Many of the courthouses are under-staffed and they do not put a DA in the arraignment court. There will be one at your next pre-trial conference and at every court hearing thereafter.
I'm assuming that the pre-trial court date has yet to happen. When you get to court, there will almost certainly be a DA assigned to your case, at least for that day. At this point, I wouldn't read anything into it - just chalk it up to government inefficiency.
In Orange County, several DA's (assistant DA's) are assigned to handle misdemeanor pre-trials. No one is specifically tasked to handle your case. Once your pre-trial conference happens, any of them could handle your matter. Not until trial is someone personally responsible for your case.
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In Orange County, misdemeanors are arraigned (formal charges given and plea entered) in one court, and pre-trial conferences in another. In the North Justice Center, arraignments are in N8 typically, and pre-trials in N9 thereafter. "Pre-trial" is a generic term for court dates where progress toward settlement or trial takes place with negotiations between the Deputy D.A.'s (ADAs are supervisors) and defense lawyers. The relative strengths and weaknesses of a case are discussed, as well as legal issues that may pertain to the case. In addition, they are a kind of "housekeeping" date to ensure that all discovery is exchanged, etc., before a trial is to begin or a plea bargain reached. If the case does not get dismissed or "settle" (plea bargain), the case is set for trial in a trial calandaring court (in North Justice Center that courtroom is N7). There the case will get sent out for trial on the day set, or within 10 court days of that day if there were time waivers given. There are DDA's who man the arraignment court day after day, reviewing and moving those new filings. There are also different DDA's who man the pre-trial courts and grab the files to speak to the attorneys as they arrive. Finally, there is a DDA who coordinates cases set for trial, "preps" them with witness subpoenas,, etc., and assigns the trials to still other DDA's on a "trial rotation." They all move around a bit. Hope that clarifies it. Best of luck to you,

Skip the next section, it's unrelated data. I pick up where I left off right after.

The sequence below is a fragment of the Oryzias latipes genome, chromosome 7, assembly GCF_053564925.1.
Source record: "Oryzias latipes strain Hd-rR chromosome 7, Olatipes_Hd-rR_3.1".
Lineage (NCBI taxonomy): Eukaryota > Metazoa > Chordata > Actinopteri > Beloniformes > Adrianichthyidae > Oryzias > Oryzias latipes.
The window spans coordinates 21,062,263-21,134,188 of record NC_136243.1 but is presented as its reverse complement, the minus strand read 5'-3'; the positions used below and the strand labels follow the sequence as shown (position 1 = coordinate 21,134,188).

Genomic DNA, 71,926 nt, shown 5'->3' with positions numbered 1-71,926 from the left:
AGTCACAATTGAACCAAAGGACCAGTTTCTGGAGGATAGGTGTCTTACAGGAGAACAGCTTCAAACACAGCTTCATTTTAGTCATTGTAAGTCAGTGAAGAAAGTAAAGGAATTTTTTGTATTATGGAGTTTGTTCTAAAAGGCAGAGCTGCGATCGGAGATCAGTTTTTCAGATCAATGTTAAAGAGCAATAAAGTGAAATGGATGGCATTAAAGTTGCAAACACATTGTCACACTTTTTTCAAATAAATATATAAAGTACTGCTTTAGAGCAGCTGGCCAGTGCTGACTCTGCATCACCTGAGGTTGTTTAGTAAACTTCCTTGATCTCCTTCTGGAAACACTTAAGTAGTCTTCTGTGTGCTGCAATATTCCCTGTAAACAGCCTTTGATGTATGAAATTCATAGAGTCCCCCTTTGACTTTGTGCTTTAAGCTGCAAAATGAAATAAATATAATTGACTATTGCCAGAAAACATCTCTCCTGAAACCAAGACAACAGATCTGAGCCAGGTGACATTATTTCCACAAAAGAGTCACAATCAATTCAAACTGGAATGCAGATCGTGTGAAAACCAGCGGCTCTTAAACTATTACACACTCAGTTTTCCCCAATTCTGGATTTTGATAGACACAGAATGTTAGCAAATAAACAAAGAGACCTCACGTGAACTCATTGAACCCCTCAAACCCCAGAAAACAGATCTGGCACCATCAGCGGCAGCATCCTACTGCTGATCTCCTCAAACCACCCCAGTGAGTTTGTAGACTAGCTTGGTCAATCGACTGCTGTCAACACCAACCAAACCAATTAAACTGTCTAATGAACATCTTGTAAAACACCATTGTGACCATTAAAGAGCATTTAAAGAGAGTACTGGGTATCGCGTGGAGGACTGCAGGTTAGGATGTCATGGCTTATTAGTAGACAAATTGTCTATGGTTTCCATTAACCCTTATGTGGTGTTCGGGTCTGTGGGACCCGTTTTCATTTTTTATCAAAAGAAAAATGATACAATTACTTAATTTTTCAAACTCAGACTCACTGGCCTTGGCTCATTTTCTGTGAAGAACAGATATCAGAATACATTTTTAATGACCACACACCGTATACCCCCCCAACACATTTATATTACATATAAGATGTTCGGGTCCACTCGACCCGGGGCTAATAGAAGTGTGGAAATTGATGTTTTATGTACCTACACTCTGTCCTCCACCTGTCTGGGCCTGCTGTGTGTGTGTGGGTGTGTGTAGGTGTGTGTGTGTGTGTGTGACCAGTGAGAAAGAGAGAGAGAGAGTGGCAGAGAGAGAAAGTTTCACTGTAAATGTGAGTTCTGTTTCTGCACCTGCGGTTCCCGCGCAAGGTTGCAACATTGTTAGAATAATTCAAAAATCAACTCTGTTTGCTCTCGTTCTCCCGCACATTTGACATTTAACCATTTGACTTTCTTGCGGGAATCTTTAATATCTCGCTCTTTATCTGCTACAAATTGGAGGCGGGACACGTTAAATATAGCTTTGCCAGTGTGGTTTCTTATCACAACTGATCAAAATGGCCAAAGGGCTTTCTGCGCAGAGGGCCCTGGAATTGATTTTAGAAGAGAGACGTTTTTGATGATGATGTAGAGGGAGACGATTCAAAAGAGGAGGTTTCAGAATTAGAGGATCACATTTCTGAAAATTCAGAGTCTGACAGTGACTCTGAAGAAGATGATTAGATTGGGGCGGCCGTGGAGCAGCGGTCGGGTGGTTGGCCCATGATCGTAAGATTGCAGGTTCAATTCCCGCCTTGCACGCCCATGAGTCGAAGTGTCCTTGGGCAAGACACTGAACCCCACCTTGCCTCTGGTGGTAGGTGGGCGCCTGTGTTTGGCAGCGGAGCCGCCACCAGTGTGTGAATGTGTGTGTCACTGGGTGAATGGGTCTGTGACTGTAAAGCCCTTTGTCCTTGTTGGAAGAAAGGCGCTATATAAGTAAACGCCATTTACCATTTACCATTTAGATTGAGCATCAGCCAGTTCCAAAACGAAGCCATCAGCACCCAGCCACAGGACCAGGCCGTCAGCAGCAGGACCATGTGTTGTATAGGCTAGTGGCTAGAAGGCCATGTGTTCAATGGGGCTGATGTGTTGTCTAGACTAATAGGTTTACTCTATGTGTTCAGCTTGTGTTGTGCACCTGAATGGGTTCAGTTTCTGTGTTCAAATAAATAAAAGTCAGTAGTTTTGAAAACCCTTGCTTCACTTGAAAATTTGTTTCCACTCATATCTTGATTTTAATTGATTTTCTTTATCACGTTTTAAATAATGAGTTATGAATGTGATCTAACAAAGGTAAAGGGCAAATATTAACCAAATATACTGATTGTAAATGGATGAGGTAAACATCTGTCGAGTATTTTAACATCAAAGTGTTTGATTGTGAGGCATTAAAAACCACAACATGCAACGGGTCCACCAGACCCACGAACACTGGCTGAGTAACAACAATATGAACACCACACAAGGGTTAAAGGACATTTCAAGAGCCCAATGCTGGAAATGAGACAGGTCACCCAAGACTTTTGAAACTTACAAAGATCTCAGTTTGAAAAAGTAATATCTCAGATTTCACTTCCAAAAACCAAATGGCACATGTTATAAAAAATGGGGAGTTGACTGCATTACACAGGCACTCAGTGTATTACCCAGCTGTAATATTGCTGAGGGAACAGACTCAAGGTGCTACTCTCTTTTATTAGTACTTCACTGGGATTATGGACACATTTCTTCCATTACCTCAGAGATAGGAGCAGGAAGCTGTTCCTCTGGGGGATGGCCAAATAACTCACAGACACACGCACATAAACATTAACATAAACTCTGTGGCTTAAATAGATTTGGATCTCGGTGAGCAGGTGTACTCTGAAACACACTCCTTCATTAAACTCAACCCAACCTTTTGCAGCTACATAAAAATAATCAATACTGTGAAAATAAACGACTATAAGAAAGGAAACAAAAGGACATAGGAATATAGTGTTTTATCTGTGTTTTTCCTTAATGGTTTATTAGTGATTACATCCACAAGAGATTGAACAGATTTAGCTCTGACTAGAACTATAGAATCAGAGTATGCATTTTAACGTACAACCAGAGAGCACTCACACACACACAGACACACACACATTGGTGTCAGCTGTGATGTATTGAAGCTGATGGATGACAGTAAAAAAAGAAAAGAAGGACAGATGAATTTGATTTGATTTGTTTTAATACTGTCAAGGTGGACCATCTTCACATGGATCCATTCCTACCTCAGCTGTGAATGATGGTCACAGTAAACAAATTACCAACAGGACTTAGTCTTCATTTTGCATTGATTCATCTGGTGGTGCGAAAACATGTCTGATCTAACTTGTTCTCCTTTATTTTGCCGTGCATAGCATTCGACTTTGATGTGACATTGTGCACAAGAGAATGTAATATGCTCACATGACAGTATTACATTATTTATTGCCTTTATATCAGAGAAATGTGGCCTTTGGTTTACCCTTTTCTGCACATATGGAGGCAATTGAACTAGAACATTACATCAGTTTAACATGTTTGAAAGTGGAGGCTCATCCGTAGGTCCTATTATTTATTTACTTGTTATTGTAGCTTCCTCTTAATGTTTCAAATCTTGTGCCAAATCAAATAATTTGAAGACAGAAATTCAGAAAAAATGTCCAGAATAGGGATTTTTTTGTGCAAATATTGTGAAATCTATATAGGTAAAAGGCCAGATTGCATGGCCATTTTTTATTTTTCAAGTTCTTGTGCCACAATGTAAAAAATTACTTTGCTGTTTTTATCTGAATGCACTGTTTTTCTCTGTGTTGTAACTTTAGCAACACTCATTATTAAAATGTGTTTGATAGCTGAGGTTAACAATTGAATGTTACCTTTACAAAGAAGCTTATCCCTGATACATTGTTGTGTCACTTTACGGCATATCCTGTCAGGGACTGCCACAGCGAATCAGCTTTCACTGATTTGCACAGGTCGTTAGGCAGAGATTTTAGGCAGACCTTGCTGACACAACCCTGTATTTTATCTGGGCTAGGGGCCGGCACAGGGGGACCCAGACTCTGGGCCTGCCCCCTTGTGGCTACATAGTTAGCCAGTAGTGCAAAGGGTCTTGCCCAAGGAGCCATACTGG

A lot of the times the DA's office will have a floating DA which means that the DA on your case will depend on what day you continue your case too. The best way to find out if this is the case is to have your attorney directly call the DA and find out who is representing the people.